The Instigator
GarretKadeDupre
Pro (for)
Losing
0 Points
The Contender
Toviyah
Con (against)
Winning
3 Points

Evolution & Catholicism Are Mutually Exclusive

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Post Voting Period
The voting period for this debate has ended.
after 1 vote the winner is...
Toviyah
Voting Style: Open Point System: 7 Point
Started: 8/1/2014 Category: Religion
Updated: 3 years ago Status: Post Voting Period
Viewed: 707 times Debate No: 59843
Debate Rounds (4)
Comments (4)
Votes (1)

 

GarretKadeDupre

Pro

I will be arguing that the Modern Synthesis of the Theory of Evolution is incompatible with Roman Catholicism.

First round is for acceptance.
Toviyah

Con

Accepted! Good luck pro!
Debate Round No. 1
GarretKadeDupre

Pro

All emphases are mine.

According to the 1st Vatican Council:

All those things are to be believed with divine and Catholic faith which are contained in the Word of God, written or handed down, and are proposed by the Church either by a solemn judgment or by her ordinary and universal magisterium to be believed as divinely revealed.(1)


The following from Pope Leo XIII's encyclical Arcanum qualifies as a 'solemn judgement'proposed by the Church:

The true origin of marriage, venerable brothers, is well known to all. Though revilers of the Christian faith refuse to acknowledge the never-interrupted doctrine of the Church on this subject, and have long striven to destroy the testimony of all nations and of all times, they have nevertheless failed not only to quench the powerful light of truth, but even to lessen it. We record what is to all known, and cannot be doubted by any, that God, on the sixth day of creation, having made man from the slime of the earth, and having breathed into his face the breath of life, gave him a companion, whom He miraculously took from the side of Adam when he was locked in sleep.(3)



The following from the Pontifical Bibilical Commission also qualifies as a 'solemn judgement' proposed by the Church:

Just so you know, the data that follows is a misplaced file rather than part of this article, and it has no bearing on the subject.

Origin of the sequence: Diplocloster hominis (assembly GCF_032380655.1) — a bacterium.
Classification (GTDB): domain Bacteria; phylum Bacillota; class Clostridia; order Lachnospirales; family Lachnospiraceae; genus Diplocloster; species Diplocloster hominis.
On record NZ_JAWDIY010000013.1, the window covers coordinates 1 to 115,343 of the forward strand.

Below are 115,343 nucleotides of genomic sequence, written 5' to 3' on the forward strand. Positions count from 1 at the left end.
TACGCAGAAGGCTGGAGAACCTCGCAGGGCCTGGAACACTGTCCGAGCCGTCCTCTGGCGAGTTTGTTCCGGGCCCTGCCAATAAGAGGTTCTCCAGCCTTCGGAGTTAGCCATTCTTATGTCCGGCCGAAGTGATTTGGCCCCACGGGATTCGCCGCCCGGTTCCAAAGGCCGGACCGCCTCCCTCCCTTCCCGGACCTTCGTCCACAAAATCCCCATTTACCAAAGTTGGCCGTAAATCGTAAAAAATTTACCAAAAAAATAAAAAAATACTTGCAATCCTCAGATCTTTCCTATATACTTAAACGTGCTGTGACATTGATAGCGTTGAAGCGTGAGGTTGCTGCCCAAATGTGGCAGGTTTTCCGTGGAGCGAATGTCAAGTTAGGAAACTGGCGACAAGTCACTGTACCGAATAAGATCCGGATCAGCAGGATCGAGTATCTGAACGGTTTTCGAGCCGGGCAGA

[Can] the literal and historical sense[...] be called into question, where it is a matter of facts related in [Genesis 1-3]; for example,[...] the special creation of man [and] the formation of the first woman from the first man[...]?

Reply: In the negative.(2)



This 'special creation of man' and the 'formation of the first woman from the first man' in Genesis are indisputably referring to the special creation of their physical bodies, and not merely of their souls.

This is evident from the fact that Adam is described as having been formed out of the earth, and Eve is described as having been formed from Adam's rib. Since souls are immaterial, they cannot be created from the earth nor a rib, as those are material things.

The immaterial cannot be created from the material.

I can now make the following argument:

Premise 1: Catholicism demands faith that the first woman's body was created from the side of the adult Adam while he slept.

Premise 2: The Modern Synthesis of the Theory of Evolution entails the birth of the first woman from a non-human animal.

Conclusion: Catholicism & the Modern Synthesis of Evolution are incompatible.

(1) 1st Vatican Council

(2) 1909 Pontifical Biblical Commission

(3) http://www.vatican.va...

Toviyah

Con

Thanks Pro!
I should start off by stating that personally, I do not object to Premise 1 of Pro's argument, so most of my efforts will centre around premise 2. However, I do feel that there is a de jure case to reject it as a premise (which, as this is a debate around compatibility, will be sufficient to negate the resolution).

Church acceptance
It is evident that the Church accepts evolutionary theory, for Pope Pius XII spoke out in favour of it in"Humani Generis 36":

"the teaching authority of the Church does not forbid that, in conformity with the present state of human sciences and sacred theology, research and discussions . . . take place with regard to the doctrine of evolution, in as far as it inquires into the origin of the human body as coming from pre-existent and living matter"[but] the Catholic faith obliges us to hold that souls are immediately created by God" [1]

If the Pope, as the source of absolute authority over Catholicism, accepts evolution, then there is a de facto case that evolution and Catholicism are compatible. The Pope is the authority of Catholicism: if he finds compatibility between evolution and Catholicism, then as the source of absolute authority and indefectability from God, the only reasonable position is an acceptance of their compatibility. In other words, if the Pope finds reconciliation, so does Catholicism; and as the Pope has found reconcilliation, we should conclude that there is. As a Catholic, one should take this to be all the proof needed, considering God's role in the Pope's statements and decrees. We also need not see a conflict between this notion and Pope Leo XIII's decree, as I will now show.

To what extent must we take Genesis literally?
Underlying the whole argument is the charge that Genesis cannot be taken metaphorically, and must be taken literally. But I think that the Catholic can maintain a literal reading of Genesis, without subscribing to YEC or any theory of the sort that undermines evolution.
For instance, we can take a 'topical reading' [2], where there is a literal, historic six-day creation, but with gaps between the days of creation - so it is something like:
Day
Gap
Day
Gap
Day

Etc...